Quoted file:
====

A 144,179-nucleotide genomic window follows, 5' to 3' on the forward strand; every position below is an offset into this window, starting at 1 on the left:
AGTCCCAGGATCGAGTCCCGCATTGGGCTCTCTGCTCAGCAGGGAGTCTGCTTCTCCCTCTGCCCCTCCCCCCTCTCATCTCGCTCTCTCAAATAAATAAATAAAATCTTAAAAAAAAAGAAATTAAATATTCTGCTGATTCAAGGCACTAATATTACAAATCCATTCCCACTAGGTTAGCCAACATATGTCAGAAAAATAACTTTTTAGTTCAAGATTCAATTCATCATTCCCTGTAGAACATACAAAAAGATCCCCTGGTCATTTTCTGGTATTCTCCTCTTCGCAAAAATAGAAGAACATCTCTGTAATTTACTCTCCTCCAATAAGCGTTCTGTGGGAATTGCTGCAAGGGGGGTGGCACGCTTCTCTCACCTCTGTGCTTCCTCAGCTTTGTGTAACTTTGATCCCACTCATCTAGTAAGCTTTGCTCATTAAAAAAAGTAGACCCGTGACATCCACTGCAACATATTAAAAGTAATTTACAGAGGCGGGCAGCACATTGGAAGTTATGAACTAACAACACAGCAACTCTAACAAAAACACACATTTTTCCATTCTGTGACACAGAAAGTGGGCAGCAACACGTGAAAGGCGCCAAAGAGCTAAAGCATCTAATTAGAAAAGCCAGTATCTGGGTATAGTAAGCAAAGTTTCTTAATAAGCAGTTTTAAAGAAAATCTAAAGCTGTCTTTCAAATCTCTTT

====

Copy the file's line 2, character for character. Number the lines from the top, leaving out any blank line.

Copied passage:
AGTCCCAGGATCGAGTCCCGCATTGGGCTCTCTGCTCAGCAGGGAGTCTGCTTCTCCCTCTGCCCCTCCCCCCTCTCATCTCGCTCTCTCAAATAAATAAATAAAATCTTAAAAAAAAAGAAATTAAATATTCTGCTGATTCAAGGCACTAATATTACAAATCCATTCCCACTAGGTTAGCCAACATATGTCAGAAAAATAACTTTTTAGTTCAAGATTCAATTCATCATTCCCTGTAGAACATACAAAAAGATCCCCTGGTCATTTTCTGGTATTCTCCTCTTCGCAAAAATAGAAGAACATCTCTGTAATTTACTCTCCTCCAATAAGCGTTCTGTGGGAATTGCTGCAAGGGGGGTGGCACGCTTCTCTCACCTCTGTGCTTCCTCAGCTTTGTGTAACTTTGATCCCACTCATCTAGTAAGCTTTGCTCATTAAAAAAAGTAGACCCGTGACATCCACTGCAACATATTAAAAGTAATTTACAGAGGCGGGCAGCACATTGGAAGTTATGAACTAACAACACAGCAACTCTAACAAAAACACACATTTTTCCATTCTGTGACACAGAAAGTGGGCAGCAACACGTGAAAGGCGCCAAAGAGCTAAAGCATCTAATTAGAAAAGCCAGTATCTGGGTATAGTAAGCAAAGTTTCTTAATAAGCAGTTTTAAAGAAAATCTAAAGCTGTCTTTCAAATCTCTTT